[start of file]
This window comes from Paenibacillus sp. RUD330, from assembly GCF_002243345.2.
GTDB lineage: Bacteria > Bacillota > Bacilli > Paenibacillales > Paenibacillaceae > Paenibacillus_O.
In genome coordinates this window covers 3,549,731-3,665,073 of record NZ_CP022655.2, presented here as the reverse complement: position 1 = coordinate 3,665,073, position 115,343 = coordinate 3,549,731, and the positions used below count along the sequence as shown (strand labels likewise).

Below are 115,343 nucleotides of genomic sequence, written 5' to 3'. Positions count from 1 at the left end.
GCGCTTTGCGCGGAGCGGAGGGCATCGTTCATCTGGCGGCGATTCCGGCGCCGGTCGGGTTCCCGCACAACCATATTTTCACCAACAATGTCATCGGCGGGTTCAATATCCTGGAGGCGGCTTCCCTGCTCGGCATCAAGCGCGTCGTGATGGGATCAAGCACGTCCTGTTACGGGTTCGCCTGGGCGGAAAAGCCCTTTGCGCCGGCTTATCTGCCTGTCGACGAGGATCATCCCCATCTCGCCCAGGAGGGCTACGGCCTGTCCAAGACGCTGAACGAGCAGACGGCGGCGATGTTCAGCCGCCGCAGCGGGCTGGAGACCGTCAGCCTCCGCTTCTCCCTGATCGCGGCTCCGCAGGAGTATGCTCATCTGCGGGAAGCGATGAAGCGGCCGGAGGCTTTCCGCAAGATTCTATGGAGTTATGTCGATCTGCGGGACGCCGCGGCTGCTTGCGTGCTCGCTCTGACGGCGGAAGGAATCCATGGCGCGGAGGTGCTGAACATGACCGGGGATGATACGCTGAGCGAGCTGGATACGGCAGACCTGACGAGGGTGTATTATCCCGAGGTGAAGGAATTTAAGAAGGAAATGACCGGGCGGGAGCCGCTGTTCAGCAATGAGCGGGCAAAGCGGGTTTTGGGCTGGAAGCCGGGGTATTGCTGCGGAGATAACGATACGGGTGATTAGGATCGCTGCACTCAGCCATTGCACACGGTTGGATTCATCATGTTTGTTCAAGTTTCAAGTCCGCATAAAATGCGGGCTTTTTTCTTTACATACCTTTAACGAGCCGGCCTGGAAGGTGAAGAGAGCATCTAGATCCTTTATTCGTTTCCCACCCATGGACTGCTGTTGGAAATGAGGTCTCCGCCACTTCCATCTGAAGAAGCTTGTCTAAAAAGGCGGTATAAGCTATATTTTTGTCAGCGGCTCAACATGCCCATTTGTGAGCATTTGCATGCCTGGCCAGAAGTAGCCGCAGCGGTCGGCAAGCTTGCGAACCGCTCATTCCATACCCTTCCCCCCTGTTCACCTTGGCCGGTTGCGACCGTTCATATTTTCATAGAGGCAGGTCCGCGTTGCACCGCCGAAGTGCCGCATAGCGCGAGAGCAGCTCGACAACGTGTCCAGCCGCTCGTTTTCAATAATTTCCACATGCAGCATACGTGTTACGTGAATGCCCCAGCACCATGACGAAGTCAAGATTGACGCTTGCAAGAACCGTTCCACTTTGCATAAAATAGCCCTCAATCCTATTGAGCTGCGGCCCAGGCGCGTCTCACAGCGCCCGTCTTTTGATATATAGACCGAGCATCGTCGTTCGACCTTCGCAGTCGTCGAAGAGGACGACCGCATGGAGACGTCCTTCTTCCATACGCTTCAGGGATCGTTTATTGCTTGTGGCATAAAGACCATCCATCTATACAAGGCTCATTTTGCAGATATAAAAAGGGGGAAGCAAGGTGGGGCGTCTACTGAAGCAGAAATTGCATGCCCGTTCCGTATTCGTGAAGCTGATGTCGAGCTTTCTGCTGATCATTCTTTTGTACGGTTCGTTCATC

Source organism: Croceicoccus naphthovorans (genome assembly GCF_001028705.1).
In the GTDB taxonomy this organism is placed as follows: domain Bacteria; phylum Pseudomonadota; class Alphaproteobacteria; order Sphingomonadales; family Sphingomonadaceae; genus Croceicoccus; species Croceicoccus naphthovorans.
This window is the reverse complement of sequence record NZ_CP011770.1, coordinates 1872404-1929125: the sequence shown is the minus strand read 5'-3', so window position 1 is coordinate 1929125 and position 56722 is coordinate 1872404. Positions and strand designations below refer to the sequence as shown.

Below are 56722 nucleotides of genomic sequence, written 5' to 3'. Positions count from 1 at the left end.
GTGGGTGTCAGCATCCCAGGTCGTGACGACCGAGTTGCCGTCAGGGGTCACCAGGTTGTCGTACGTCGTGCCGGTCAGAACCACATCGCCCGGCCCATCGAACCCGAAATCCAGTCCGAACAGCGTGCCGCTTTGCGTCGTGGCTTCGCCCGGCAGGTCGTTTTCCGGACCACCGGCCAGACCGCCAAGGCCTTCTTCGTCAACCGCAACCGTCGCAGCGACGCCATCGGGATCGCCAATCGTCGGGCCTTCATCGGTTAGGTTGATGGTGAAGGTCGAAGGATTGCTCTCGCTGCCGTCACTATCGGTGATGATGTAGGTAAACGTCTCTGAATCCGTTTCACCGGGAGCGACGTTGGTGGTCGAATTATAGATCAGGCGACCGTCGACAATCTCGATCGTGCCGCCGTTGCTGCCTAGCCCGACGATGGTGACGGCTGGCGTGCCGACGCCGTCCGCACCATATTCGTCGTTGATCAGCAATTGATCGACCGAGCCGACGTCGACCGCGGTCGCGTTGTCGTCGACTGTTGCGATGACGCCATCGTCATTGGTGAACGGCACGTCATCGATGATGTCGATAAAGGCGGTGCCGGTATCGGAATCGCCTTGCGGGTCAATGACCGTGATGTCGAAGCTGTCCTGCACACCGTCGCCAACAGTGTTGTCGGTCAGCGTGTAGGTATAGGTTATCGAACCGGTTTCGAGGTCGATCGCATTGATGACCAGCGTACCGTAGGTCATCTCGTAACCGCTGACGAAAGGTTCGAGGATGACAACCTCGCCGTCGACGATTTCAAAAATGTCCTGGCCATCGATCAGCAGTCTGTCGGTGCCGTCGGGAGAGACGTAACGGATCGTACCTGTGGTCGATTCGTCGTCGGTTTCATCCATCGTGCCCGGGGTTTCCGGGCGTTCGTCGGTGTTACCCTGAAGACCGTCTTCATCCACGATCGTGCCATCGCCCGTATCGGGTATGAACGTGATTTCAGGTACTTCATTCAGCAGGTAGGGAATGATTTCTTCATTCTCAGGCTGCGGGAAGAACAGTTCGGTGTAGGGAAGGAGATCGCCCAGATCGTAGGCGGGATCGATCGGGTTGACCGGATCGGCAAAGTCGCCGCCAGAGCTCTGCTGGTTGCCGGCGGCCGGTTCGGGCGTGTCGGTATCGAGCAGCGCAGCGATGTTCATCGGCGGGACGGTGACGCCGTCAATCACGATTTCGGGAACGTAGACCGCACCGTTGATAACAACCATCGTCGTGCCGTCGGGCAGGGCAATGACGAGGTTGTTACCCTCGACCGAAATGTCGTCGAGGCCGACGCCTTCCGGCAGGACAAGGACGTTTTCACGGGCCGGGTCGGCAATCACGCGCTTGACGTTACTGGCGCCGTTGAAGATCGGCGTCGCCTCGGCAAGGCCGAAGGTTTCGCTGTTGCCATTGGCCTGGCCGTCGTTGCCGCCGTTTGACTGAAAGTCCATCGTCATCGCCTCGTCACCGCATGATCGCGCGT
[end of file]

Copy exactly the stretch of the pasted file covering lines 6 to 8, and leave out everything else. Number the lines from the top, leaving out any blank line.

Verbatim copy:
Source organism: Croceicoccus naphthovorans (genome assembly GCF_001028705.1).
In the GTDB taxonomy this organism is placed as follows: domain Bacteria; phylum Pseudomonadota; class Alphaproteobacteria; order Sphingomonadales; family Sphingomonadaceae; genus Croceicoccus; species Croceicoccus naphthovorans.
This window is the reverse complement of sequence record NZ_CP011770.1, coordinates 1872404-1929125: the sequence shown is the minus strand read 5'-3', so window position 1 is coordinate 1929125 and position 56722 is coordinate 1872404. Positions and strand designations below refer to the sequence as shown.